Karen Hick’s attorney, Robert Maitland said “obviously it’s not within the range of normal behavior for someone to shoot three people over parking issues”.  He’s suggesting that Hicks was mentally ill and got carried away about the parking.  On the other hand, many people believe it was a hate crime against the victims’ Muslim identity.   Hicks was openly atheist on his facebook, and he only started harassing them about parking when Yusor (in her obviously Muslim attire) began visiting the condo more.  Deah could pass as a regular white guy, but Yusor and Razan wore the hijab (CNN).

The FBI defines a hate crime as any “traditional offense such as murder, arson, or vandalism, with an added element of bias”.  The motivation behind the crime has to be the victim’s race, religion, disability, ethnic origin, or sexual orientation.  Hate crimes can be extremely hard to prove, especially in this case.  Although Hicks had atheist content on his computer, there was nothing that was specifically anti-Muslim.  Even though signs may point toward it being a hate crime, with no evidence or no confession, it can’t be proven.

Deah Barakat, his wife Yusor Mohammad Abu-Salha and her sister Razan Mohammad Abu-Salha. Dr. Mohammad Abu-Salha, father of Yusor and Razan, said that this was a hate crime.  He told local news that Hicks had come to the apartment more than once with threatening, condescending, and hateful things to say to them.  The parking dispute excuse also falls a bit short when you look at the facts surrounding the case.  The parking spot in question wasn’t occupied by any of the three killed because they had learned not to park there to keep the peace.  On top of that, Hicks had lived there seven years without killing anyone, but within six weeks of a Muslim couple living there, he killed them “execution style” without any provocation.  An important question to ask is, what if the roles had been reversed?  If Hicks was a devout Muslim who killed three innocent college students, parking would never even be brought up.  The media would go crazy about a terrorist on a killing spree, and Islamophobia in the U.S. would spike again.

Conclusion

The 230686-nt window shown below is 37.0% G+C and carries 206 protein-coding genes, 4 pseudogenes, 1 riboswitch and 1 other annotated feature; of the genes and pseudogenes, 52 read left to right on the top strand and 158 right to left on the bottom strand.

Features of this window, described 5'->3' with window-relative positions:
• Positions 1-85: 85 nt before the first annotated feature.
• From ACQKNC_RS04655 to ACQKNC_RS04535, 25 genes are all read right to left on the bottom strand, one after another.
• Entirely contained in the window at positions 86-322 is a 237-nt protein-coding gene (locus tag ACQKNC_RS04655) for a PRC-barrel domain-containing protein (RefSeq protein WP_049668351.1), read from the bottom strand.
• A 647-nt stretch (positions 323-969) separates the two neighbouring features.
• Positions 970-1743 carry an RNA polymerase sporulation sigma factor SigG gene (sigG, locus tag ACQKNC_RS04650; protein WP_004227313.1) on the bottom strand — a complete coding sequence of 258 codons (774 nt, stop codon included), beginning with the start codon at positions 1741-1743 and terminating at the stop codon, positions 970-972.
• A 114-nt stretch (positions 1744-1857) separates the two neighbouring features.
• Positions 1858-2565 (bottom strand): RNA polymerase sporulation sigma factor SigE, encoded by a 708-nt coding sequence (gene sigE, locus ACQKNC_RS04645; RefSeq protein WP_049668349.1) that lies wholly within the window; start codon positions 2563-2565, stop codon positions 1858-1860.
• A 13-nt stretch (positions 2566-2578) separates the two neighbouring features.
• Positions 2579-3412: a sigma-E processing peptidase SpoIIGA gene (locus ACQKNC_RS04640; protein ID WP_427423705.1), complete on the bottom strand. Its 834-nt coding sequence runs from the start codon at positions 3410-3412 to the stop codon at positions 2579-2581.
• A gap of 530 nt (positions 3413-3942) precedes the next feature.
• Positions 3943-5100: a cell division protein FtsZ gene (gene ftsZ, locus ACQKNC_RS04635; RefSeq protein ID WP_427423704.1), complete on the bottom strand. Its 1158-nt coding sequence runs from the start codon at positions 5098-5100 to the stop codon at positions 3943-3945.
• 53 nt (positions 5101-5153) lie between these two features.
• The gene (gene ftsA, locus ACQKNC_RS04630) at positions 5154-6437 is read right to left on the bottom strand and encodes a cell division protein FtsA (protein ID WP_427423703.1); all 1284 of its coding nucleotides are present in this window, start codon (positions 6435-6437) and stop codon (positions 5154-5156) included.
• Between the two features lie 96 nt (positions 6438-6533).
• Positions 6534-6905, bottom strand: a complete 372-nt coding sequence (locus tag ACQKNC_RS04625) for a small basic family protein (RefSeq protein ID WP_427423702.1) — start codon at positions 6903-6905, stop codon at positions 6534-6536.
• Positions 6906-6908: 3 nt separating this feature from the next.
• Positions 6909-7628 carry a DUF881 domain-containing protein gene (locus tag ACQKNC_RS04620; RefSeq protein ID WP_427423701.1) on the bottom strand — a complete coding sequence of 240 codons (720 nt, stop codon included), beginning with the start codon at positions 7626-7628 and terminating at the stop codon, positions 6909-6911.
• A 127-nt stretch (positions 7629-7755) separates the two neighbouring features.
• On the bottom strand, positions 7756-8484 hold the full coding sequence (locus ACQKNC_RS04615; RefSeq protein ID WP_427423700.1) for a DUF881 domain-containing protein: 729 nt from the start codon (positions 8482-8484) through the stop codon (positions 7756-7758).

Not only was this shooting tragic, but it was also extremely controversial.  Many are calling it a hate crime, but others insist it was simply a parking dispute.   It was interesting to research this topic, because every source was slightly different.  I found that ABC and CNN were more likely to portray the shooting as a parking dispute.  Others, such as Huffington Post and NY Times, felt strongly that it was a hate crime.  Many of the news sources seemed to be rather neutral, especially the local news(WNCN) and the BBC.  Depending which article one read could give off a totally different take on the story vs. another article.  It’s important to read multiple sources and form our own opinions off the presented data.  Until the official verdict comes out, we can only guess if Craig Hicks will get an additional charge for committing a hate crime on top of his charges for first degree murder and dispatching a firearm in an occupied building.   Regardless of the FBI hate crime investigation, Hicks is never going to be a free man again, whether he dies in prison of old age or capital punishment

 

 

Bibliography

Brumfield, Ben. “Chapel Hill Slayings: When Is a Crime a ‘hate Crime?’ – CNN.com.” CNN. Cable News Network, 13 Feb. 2015. Web. 01 May 2015.

“Chapel Hill Shooting: What’s the Definition of a Hate Crime? – BBC News.” BBC News. BBC, 19 Feb. 2015. Web. 01 May 2015.

“Death Penalty on the Table in Chapel Hill Shooting Trial.” The Daily Tar Heel ::. UNC, 29 Apr. 2015. Web. 01 May 2015.

Frumin, Aliyah. “Dad of NC Shooting Victims: ‘Hate Crime Written All over It'” Msnbc.com. NBC News Digital, 13 Feb. 2015. Web. 01 May 2015.

Good, Dan, and Susanna Kim. “Chapel Hill Shooting: Murdered Newlyweds Clashed With Neighbor Before, Victim’s Brother Says.” ABC News. ABC News Network, 11 Feb. 2015. Web. 01 May 2015.

Kaplan, Sarah. “Suspect in Chapel Hill Killings Described as Troublemaker, Obsessed with Parking.” Washington Post. The Washington Post, 12 Feb. 2015. Web. 01 May 2015.

Katz, Jonathan M. “In Chapel Hill, Suspect’s Rage Went Beyond a Parking Dispute.” The New York Times. The New York Times, 03 Mar. 2015. Web. 01 May 2015.

Minnick, Beau. “Father of 2 Killed in Chapel Hill Says Daughter Worried about Hicks.” RALEIGH: Father Says Daughter Worried about Murder Suspect. WNCN, 11 Feb. 2015. Web. 01 May 2015.

Ose, Erik. “Why the Chapel Hill Shooting Was More Hate Crime Than ‘Parking Dispute'” The Huffington Post. TheHuffingtonPost.com, 18 Feb. 2015. Web. 01 May 2015.

 

 

 

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Posted in: Islam